A Japanese team working to develop a “space elevator” will conduct a first trial this month, blasting off a miniature version of the apparatus and monitoring equipment on satellites to test the technology.
The test equipment, produced by researchers at Shizuoka University, will hitch a ride on an H-IIB rocket being launched by the Japan Aerospace Exploration Agency from the island of Tanegashima next week.
The test involves a miniature elevator that is 6 cm (2.4 inches) long, 3 cm wide, and 3 cm high.
If all goes well, it will provide proof of concept by moving along a 10-meter cable suspended in space between two minisatellites that will keep it taut.
The minielevator will travel along the cable from a container in one of the satellites.
“It’s going to be the world’s first experiment to test elevator movement in space,” a university spokesman said Tuesday.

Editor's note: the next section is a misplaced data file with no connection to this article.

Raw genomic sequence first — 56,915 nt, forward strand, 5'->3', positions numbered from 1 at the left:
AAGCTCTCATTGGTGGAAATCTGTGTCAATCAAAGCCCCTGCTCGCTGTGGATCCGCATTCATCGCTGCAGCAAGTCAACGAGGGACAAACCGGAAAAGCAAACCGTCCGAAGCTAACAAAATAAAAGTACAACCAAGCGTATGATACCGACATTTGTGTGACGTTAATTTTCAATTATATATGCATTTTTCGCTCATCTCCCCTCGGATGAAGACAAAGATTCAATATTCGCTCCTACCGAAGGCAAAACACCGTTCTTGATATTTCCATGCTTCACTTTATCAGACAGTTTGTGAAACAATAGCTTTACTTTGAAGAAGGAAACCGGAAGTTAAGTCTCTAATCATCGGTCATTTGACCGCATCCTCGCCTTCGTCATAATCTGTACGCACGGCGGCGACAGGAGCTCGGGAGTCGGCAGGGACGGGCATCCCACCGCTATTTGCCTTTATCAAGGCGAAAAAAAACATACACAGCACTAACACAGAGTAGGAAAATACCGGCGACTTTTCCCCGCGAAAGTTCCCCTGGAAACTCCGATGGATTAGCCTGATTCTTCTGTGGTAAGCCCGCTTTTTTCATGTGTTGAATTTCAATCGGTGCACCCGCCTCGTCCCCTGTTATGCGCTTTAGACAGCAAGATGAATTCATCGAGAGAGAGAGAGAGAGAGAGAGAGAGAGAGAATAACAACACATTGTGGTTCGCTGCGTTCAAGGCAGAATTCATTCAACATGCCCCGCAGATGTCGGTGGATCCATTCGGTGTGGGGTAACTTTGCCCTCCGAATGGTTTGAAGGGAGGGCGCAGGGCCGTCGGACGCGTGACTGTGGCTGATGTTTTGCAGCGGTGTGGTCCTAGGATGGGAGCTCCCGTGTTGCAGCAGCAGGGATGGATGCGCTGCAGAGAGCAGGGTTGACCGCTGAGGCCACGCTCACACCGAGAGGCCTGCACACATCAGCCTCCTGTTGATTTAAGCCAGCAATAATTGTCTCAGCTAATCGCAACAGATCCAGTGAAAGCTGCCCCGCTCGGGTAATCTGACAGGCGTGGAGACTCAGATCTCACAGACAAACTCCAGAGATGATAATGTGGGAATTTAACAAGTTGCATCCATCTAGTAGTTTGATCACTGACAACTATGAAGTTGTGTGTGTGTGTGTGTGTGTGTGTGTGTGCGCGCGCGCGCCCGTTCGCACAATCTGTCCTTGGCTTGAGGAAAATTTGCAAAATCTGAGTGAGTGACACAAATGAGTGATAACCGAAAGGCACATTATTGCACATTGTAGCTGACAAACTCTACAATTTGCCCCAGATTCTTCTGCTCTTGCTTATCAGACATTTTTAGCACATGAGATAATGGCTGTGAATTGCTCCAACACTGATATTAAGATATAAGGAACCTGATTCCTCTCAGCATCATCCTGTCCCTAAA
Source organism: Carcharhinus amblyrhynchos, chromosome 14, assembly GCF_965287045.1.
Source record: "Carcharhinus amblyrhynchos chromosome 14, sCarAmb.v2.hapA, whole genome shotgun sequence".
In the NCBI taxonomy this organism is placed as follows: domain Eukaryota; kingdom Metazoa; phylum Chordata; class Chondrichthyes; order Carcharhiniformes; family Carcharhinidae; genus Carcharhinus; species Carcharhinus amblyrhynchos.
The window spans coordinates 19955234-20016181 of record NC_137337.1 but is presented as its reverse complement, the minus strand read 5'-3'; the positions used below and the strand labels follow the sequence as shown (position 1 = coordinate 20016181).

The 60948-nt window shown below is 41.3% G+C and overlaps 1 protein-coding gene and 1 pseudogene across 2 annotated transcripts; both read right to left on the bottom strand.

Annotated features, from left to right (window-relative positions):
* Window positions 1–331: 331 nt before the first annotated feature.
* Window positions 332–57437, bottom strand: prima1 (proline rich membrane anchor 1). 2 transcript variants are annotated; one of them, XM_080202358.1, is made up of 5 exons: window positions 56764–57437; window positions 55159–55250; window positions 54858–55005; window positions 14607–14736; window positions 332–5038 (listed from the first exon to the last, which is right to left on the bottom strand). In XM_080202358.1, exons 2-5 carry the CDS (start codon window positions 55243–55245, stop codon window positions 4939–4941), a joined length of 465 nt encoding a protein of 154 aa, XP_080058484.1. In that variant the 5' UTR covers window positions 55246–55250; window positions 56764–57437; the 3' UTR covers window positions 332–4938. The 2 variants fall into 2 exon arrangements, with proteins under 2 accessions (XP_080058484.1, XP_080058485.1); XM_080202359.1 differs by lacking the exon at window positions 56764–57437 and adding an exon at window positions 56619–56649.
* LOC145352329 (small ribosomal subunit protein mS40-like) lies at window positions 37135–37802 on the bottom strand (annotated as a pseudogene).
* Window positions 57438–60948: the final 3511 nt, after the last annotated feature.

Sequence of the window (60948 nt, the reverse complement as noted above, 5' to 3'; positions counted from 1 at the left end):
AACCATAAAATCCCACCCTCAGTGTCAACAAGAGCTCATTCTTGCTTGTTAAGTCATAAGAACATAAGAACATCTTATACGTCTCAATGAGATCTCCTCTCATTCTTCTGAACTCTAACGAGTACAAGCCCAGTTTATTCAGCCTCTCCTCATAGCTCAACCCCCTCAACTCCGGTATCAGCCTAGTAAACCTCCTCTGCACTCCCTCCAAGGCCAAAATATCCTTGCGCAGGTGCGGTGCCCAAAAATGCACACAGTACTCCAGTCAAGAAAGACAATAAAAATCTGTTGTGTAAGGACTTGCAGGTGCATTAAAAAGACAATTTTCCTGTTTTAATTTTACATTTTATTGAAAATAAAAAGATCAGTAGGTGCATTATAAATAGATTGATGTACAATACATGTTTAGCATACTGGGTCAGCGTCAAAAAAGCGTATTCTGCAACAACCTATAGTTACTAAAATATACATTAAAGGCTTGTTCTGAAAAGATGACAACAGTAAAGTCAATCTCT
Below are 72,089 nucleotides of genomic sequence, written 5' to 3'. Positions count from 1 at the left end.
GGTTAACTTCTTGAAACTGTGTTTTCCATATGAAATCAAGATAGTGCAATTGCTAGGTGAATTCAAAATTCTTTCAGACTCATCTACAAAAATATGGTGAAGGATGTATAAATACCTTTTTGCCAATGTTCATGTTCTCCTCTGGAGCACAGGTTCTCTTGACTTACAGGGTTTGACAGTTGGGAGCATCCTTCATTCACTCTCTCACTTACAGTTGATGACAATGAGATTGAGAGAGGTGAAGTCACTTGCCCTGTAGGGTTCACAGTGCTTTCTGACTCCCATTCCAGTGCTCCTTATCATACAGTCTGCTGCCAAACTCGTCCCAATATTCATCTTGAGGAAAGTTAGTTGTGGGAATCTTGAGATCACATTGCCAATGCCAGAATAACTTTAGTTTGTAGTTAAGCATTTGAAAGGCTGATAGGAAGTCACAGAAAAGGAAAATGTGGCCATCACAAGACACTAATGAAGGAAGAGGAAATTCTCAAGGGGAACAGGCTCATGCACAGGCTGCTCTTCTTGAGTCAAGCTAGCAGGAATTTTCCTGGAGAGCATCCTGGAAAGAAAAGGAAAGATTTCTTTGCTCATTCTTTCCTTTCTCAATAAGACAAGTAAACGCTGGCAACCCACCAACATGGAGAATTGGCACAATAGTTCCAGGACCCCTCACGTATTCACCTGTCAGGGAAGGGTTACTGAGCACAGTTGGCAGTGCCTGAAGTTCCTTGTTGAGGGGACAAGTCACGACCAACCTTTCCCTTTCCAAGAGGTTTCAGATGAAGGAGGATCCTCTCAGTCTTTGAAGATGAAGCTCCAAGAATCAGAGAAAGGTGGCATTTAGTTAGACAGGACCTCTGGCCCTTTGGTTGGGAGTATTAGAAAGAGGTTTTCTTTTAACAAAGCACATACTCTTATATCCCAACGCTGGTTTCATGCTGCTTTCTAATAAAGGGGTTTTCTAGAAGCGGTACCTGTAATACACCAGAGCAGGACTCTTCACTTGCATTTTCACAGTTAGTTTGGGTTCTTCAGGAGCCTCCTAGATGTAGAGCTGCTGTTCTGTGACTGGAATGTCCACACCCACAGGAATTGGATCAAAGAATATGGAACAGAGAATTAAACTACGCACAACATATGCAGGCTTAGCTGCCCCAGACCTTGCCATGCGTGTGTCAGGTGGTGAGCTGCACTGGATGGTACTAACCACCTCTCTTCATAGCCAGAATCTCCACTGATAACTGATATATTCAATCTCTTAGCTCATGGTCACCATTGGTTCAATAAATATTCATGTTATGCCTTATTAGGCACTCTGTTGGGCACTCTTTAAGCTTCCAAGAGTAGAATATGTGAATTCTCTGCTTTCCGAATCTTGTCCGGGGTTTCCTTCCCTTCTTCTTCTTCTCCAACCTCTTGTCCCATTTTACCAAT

The movement of the motorized “elevator” box will be monitored with cameras in the satellites.
It is still a far cry from the ultimate beam-me-up goals of the project, which builds on a long history of “space elevator” dreams.
The idea was first proposed in 1895 by Russian scientist Konstantin Tsiolkovsky after he saw the Eiffel Tower in Paris, and was revisited nearly a century later in a novel by Arthur C. Clarke.
But technical barriers have always kept plans stuck at the conceptual stage.
Japanese construction firm Obayashi, which is collaborating with the Shizuoka University project, is also exploring other ways to build its own space elevator to put tourists in space by 2050.
The company has said it could use carbon nanotube technology, which is more than 20 times stronger than steel, to build a lift shaft 96,000 km (roughly 60,000 miles) above the Earth.